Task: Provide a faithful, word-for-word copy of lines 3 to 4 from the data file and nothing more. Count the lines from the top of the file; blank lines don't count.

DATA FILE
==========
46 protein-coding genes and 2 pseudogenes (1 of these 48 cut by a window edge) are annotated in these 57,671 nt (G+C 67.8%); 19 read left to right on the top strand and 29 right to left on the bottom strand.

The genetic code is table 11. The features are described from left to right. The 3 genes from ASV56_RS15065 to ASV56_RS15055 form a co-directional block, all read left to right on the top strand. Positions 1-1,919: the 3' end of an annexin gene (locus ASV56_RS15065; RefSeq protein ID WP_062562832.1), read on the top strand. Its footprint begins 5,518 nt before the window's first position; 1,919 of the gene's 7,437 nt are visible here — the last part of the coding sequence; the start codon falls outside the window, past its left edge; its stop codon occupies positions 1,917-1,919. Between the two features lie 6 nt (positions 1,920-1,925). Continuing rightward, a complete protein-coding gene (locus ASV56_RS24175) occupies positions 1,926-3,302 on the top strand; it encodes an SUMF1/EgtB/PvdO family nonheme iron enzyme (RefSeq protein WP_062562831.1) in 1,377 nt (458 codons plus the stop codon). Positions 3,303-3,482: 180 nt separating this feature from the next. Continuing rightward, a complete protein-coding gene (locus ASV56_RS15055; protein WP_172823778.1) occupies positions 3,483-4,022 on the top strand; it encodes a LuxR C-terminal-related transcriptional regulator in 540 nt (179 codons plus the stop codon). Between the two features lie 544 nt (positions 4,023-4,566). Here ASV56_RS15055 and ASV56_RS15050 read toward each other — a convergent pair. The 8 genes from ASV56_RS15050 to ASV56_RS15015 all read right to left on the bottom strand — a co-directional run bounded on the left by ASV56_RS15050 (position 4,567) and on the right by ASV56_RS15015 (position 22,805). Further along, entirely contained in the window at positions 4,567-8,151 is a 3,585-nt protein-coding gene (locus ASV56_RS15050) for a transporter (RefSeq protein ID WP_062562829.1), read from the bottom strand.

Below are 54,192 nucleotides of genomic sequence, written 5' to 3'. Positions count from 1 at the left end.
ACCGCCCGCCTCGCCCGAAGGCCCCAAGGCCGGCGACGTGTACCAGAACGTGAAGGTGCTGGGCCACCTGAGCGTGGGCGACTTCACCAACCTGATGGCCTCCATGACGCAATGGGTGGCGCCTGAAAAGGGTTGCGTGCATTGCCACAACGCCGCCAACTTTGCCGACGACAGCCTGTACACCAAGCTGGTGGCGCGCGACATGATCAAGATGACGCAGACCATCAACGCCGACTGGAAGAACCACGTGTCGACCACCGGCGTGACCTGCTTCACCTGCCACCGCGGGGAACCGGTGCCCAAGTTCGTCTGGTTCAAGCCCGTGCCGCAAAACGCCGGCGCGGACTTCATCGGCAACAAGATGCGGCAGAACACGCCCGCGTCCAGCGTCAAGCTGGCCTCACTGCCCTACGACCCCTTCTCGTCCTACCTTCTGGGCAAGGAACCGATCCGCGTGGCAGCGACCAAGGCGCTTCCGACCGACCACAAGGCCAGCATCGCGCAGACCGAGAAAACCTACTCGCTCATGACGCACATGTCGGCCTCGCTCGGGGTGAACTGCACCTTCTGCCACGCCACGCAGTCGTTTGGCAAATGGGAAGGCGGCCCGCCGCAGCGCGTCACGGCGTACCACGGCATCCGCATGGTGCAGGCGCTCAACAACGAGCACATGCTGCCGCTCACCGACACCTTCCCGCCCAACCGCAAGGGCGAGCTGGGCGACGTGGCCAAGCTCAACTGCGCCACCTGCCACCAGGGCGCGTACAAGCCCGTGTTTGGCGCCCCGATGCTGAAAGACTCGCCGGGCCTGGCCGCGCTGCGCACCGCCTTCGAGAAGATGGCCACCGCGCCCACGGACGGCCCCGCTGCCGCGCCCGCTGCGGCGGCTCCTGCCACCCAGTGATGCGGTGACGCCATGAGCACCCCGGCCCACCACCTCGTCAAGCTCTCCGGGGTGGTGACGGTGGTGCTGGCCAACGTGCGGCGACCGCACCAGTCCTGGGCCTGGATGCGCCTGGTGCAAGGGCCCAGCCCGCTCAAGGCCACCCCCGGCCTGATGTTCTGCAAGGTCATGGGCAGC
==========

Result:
Below are 54,192 nucleotides of genomic sequence, written 5' to 3'. Positions count from 1 at the left end.
ACCGCCCGCCTCGCCCGAAGGCCCCAAGGCCGGCGACGTGTACCAGAACGTGAAGGTGCTGGGCCACCTGAGCGTGGGCGACTTCACCAACCTGATGGCCTCCATGACGCAATGGGTGGCGCCTGAAAAGGGTTGCGTGCATTGCCACAACGCCGCCAACTTTGCCGACGACAGCCTGTACACCAAGCTGGTGGCGCGCGACATGATCAAGATGACGCAGACCATCAACGCCGACTGGAAGAACCACGTGTCGACCACCGGCGTGACCTGCTTCACCTGCCACCGCGGGGAACCGGTGCCCAAGTTCGTCTGGTTCAAGCCCGTGCCGCAAAACGCCGGCGCGGACTTCATCGGCAACAAGATGCGGCAGAACACGCCCGCGTCCAGCGTCAAGCTGGCCTCACTGCCCTACGACCCCTTCTCGTCCTACCTTCTGGGCAAGGAACCGATCCGCGTGGCAGCGACCAAGGCGCTTCCGACCGACCACAAGGCCAGCATCGCGCAGACCGAGAAAACCTACTCGCTCATGACGCACATGTCGGCCTCGCTCGGGGTGAACTGCACCTTCTGCCACGCCACGCAGTCGTTTGGCAAATGGGAAGGCGGCCCGCCGCAGCGCGTCACGGCGTACCACGGCATCCGCATGGTGCAGGCGCTCAACAACGAGCACATGCTGCCGCTCACCGACACCTTCCCGCCCAACCGCAAGGGCGAGCTGGGCGACGTGGCCAAGCTCAACTGCGCCACCTGCCACCAGGGCGCGTACAAGCCCGTGTTTGGCGCCCCGATGCTGAAAGACTCGCCGGGCCTGGCCGCGCTGCGCACCGCCTTCGAGAAGATGGCCACCGCGCCCACGGACGGCCCCGCTGCCGCGCCCGCTGCGGCGGCTCCTGCCACCCAGTGATGCGGTGACGCCATGAGCACCCCGGCCCACCACCTCGTCAAGCTCTCCGGGGTGGTGACGGTGGTGCTGGCCAACGTGCGGCGACCGCACCAGTCCTGGGCCTGGATGCGCCTGGTGCAAGGGCCCAGCCCGCTCAAGGCCACCCCCGGCCTGATGTTCTGCAAGGTCATGGGCAGC